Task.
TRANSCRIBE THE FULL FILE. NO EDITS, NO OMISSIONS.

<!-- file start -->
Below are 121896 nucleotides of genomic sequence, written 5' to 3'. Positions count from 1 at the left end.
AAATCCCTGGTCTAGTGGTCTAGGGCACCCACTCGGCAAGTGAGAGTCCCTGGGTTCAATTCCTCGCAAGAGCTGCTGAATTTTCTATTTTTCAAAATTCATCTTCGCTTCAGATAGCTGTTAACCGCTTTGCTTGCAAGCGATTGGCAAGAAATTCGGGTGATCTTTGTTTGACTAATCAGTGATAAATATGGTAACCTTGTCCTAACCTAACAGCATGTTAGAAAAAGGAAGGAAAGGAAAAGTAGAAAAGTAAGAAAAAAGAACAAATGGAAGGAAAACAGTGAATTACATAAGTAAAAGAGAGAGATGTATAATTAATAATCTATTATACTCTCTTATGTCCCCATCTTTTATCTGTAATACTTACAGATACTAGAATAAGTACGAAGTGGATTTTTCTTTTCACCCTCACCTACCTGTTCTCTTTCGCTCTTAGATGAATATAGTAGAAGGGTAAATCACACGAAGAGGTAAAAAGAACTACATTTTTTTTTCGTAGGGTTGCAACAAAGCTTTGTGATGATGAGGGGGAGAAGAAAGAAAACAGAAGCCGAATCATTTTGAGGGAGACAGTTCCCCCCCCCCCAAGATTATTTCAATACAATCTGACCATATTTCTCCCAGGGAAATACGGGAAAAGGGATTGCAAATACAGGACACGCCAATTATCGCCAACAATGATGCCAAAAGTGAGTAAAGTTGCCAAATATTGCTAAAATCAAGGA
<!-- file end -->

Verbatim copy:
Below are 121896 nucleotides of genomic sequence, written 5' to 3'. Positions count from 1 at the left end.
AAATCCCTGGTCTAGTGGTCTAGGGCACCCACTCGGCAAGTGAGAGTCCCTGGGTTCAATTCCTCGCAAGAGCTGCTGAATTTTCTATTTTTCAAAATTCATCTTCGCTTCAGATAGCTGTTAACCGCTTTGCTTGCAAGCGATTGGCAAGAAATTCGGGTGATCTTTGTTTGACTAATCAGTGATAAATATGGTAACCTTGTCCTAACCTAACAGCATGTTAGAAAAAGGAAGGAAAGGAAAAGTAGAAAAGTAAGAAAAAAGAACAAATGGAAGGAAAACAGTGAATTACATAAGTAAAAGAGAGAGATGTATAATTAATAATCTATTATACTCTCTTATGTCCCCATCTTTTATCTGTAATACTTACAGATACTAGAATAAGTACGAAGTGGATTTTTCTTTTCACCCTCACCTACCTGTTCTCTTTCGCTCTTAGATGAATATAGTAGAAGGGTAAATCACACGAAGAGGTAAAAAGAACTACATTTTTTTTTCGTAGGGTTGCAACAAAGCTTTGTGATGATGAGGGGGAGAAGAAAGAAAACAGAAGCCGAATCATTTTGAGGGAGACAGTTCCCCCCCCCCCAAGATTATTTCAATACAATCTGACCATATTTCTCCCAGGGAAATACGGGAAAAGGGATTGCAAATACAGGACACGCCAATTATCGCCAACAATGATGCCAAAAGTGAGTAAAGTTGCCAAATATTGCTAAAATCAAGGA